FALL COLOURS, MUSKOKA, ONTARIO 30X40 INCHES ACRYLIC ON CANVAS A family tradition to rent a cottage in summer, all the extended family would visit and we would play penny poker in the evenings.
I remember the Fall in Northern Ontario. Suddenly summer was over, the temperature would go below freezing at night and the deciduous forest would be riot of colours. The maples, scarlet and the silver birch bright yellow with the backdrop of the fir forest dark and mysterious in the background. Time to get out the oil paint and brushes and like Van Gogh express your emotions with colours and textures. The oil paint is thick whereas the acrylics, water based dry flat. Your emotions pick up on the rythmes of nature swirling point counterpoint like music. Or get out the palette knife to contrast to the brush work.
As in this picture there are rivers, lakes and streams everywhere left over from the glaciers 10,000 years ago. I would be torn between painting and fishing but the brush usually won out over the fishing rod. Before laptops were invented everything was plein air, outside directly from nature. I had a backpack and a portable easel. I would hike to the top of mountains to paint the panorama or deep in the forest to capture light effects. Nowadays people are afraid of the forest. They think a cougar or bear is going to attack them. In 60 years in the bush I have seen one cougar, many black bears and if you make a lot of noise they have an inherent fear of humans.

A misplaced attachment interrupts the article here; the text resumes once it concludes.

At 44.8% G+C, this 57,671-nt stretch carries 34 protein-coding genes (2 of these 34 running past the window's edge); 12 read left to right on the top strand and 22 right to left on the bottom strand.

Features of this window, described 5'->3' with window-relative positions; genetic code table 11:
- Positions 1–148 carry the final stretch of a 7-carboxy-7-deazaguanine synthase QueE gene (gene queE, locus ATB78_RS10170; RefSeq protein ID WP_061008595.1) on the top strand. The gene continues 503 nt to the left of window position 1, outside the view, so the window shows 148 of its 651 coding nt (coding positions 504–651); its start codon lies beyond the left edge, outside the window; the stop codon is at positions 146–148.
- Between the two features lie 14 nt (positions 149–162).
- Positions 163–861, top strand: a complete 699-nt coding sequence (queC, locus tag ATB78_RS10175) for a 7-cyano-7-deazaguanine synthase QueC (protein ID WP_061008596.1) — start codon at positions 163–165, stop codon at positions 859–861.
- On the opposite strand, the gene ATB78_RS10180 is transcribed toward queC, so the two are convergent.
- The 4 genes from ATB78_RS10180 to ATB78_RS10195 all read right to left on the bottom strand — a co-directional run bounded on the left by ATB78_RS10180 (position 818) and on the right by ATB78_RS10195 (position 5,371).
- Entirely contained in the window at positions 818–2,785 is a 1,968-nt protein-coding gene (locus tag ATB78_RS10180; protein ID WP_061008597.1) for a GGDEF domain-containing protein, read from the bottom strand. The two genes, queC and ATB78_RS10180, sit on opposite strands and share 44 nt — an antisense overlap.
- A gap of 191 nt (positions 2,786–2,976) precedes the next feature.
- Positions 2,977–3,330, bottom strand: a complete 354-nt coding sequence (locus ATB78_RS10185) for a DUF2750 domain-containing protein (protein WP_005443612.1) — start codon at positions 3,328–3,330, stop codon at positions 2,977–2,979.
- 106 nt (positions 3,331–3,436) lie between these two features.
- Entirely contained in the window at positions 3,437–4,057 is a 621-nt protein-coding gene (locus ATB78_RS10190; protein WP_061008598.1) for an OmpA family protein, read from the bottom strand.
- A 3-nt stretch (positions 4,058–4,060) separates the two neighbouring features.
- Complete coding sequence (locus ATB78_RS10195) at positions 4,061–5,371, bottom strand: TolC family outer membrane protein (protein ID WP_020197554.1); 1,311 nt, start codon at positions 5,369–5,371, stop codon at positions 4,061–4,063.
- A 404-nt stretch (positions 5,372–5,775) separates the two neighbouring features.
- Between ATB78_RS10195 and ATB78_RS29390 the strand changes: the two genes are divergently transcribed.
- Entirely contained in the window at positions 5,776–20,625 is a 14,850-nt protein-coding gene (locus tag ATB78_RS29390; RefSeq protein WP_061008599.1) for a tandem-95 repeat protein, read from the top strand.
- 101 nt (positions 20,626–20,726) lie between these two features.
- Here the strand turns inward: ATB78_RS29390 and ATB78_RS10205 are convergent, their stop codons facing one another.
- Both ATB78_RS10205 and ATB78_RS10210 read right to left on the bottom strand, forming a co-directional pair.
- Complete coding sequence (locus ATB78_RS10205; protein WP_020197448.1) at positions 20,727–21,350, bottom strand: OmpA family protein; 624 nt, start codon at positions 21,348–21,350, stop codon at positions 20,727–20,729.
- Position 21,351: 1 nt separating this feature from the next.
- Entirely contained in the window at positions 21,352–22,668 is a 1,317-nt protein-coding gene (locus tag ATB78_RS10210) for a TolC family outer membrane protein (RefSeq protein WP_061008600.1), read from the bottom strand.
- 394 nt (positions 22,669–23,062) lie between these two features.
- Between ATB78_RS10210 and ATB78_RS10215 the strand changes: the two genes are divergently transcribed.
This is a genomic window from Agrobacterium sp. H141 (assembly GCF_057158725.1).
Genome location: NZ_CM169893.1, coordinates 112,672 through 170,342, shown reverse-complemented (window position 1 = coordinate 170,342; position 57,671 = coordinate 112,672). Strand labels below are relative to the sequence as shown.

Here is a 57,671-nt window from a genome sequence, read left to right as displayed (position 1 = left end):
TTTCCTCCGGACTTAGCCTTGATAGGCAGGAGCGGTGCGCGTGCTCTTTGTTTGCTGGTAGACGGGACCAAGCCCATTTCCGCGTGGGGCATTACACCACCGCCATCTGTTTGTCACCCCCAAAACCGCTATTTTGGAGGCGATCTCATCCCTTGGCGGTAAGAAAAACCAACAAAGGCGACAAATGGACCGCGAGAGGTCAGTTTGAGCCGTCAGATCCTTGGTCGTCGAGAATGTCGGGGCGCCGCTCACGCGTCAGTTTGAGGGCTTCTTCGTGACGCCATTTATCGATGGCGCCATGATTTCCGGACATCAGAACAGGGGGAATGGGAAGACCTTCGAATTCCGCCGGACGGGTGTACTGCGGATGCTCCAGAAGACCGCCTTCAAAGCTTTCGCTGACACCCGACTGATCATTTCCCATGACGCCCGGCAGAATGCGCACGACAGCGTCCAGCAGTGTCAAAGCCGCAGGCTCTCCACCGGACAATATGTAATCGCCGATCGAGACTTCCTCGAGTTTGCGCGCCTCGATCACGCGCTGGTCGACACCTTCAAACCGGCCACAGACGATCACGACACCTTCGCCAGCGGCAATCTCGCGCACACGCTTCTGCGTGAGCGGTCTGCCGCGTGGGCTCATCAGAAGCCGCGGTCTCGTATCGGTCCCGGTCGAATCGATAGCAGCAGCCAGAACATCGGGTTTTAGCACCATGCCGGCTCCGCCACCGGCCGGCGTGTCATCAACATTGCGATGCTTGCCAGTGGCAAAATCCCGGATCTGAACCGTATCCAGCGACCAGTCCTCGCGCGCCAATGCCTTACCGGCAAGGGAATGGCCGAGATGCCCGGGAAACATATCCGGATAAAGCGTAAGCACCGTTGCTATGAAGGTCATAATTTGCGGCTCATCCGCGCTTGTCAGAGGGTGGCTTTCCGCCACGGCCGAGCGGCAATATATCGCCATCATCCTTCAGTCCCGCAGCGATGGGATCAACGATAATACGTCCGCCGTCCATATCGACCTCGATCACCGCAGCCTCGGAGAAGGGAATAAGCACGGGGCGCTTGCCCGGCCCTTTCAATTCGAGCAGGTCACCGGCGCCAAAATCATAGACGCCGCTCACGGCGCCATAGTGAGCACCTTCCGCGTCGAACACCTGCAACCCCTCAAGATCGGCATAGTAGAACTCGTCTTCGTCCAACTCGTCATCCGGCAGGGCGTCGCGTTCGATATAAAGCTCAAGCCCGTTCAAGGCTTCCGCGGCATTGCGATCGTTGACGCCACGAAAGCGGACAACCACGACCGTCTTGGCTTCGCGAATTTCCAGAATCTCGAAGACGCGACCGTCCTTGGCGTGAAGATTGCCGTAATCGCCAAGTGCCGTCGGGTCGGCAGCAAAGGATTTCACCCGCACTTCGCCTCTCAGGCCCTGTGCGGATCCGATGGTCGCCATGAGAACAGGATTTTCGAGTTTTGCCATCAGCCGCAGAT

In this painting I did the underpainting in acrylic which driers smooth and flat and then added the thick gouey oil paint to give greater depth and texture. As long as you work thick over thin the painting will not crack. The final varnish is crucial as it stabilizes the pigments over time.
I had a friend who had Sybil Andrew oil paintings. Being a wood block printer she didn’t bother to put the final varnish on the oil paintings which were very old and the paint was flacking off the canvas. I advised her to sell them at auction. She got $6,500 each for 2 of them and one went for $37,000. If Sibyl had varnished the pictures properly they would have fetched $150,000. They were beautiful pictures and learned from her when you enclose space with line it pulls it foreward in the picture plane. Being a printer this would be natural way to design the picture plane. I had just returned from a trip to Paris with the students at North Island College. We have visited all the great Parisian art museums, the Pompidou, Musee D’art Modern, Orangerie to see Monet’s Lily pond panorama and the old train station to see the Impressionist paintings in the natural light streaming in through the glass overhead. It was all dazzling but I was equally inspired by Sybil’s oil paintings which are lost in someone’s private collection but probably been restored.
I go through cycles of painting and work mainly in acrylics as they dry overnight where as depending on the temperature and humidity and thickness oil paint can take months to dry. That’s why I did most of my oil painting at my Arizona studio. When property crashed in 2008 we bought cheap and cheerful as Barbara would say a home in Johnson’s Ranch close to Apache Junction with a view of the Superstition Mountains, spectacular. I could leave the heavily textured paintings outside all night and they would dry quickly in the desert climate. I’m starting to get the itch to paint in oils but I think I will wait until next summer when it is hot and dry on Vancouver Island. I use a lot of paint so will have to search out a supplier who sells in large quantities. I have all the tools and the canvas ready to go.